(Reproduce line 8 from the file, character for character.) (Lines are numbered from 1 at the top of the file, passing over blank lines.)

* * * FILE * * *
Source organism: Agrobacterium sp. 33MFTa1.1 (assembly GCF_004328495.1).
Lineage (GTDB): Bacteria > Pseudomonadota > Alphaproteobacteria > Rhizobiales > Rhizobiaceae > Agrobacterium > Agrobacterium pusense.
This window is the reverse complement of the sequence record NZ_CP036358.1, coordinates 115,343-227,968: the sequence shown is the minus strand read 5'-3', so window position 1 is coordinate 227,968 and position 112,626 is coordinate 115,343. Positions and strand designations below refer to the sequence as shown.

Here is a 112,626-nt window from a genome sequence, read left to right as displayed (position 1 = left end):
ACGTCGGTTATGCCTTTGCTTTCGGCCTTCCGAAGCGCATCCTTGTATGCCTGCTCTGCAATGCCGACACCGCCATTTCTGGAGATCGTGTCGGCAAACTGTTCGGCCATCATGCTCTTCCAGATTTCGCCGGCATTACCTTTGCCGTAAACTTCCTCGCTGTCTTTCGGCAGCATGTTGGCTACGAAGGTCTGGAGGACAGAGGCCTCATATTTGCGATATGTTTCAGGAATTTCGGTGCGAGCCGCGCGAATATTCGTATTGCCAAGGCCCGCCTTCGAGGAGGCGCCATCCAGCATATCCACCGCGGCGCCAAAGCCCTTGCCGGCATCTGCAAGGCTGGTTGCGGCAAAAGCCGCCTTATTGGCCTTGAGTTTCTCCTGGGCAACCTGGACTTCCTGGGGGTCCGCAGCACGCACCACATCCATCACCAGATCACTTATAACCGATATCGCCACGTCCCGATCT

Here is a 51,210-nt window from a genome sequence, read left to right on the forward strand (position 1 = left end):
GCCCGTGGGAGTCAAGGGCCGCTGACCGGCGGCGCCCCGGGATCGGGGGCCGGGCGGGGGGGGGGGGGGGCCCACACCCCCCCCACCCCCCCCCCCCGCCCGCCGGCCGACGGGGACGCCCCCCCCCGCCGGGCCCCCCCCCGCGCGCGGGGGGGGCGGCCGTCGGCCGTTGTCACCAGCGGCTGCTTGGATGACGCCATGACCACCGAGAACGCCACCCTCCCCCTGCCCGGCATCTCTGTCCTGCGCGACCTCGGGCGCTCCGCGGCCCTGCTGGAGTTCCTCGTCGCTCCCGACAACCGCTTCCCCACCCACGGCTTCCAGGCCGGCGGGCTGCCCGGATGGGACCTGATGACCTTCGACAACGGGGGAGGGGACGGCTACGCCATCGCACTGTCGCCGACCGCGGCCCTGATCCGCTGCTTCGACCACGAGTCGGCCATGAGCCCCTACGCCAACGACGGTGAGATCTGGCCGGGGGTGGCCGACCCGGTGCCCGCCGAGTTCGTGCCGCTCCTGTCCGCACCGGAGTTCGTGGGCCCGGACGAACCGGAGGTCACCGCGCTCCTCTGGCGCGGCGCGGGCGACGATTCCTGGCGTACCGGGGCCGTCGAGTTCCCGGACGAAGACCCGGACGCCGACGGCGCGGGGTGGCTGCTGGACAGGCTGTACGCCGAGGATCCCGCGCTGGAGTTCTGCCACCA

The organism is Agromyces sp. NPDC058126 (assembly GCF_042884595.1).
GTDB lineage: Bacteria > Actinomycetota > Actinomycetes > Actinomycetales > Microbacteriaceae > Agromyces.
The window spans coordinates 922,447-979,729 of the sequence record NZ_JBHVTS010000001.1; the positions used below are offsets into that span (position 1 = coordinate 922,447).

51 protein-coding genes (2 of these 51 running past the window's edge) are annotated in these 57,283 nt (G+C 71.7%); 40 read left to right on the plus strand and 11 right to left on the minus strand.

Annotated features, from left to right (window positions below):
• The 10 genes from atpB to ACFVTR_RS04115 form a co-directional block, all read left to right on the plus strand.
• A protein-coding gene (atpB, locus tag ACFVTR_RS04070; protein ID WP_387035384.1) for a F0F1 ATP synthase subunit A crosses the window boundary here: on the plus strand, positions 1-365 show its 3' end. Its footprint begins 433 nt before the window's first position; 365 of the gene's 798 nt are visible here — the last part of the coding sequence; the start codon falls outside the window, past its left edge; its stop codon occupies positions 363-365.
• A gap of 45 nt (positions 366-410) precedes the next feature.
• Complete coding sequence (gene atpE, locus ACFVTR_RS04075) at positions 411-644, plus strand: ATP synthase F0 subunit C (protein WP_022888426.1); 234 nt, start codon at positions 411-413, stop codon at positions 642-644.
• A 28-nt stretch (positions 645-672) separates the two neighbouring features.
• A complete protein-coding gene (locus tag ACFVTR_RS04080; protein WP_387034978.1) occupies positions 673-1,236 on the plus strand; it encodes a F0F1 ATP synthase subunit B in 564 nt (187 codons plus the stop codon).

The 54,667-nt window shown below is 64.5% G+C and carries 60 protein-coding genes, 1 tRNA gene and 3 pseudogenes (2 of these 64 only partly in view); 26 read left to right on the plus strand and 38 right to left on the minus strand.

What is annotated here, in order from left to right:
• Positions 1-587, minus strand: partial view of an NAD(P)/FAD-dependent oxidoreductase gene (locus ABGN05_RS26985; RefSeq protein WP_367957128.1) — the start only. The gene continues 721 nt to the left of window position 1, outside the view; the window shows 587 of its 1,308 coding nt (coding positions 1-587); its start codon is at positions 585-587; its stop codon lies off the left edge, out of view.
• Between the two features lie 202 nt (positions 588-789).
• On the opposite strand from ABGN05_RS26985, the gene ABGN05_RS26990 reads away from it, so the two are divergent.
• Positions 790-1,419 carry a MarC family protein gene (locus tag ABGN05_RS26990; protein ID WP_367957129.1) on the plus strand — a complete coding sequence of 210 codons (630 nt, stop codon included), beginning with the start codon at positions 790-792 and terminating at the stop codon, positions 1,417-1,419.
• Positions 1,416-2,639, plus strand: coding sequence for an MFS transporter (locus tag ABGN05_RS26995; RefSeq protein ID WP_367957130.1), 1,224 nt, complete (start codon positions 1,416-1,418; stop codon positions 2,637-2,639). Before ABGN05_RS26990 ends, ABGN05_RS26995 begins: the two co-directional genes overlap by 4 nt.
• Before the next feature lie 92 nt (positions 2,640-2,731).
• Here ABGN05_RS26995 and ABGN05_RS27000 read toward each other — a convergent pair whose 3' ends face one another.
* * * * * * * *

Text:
The organism is Agromyces sp. NPDC058126 (assembly GCF_042884595.1).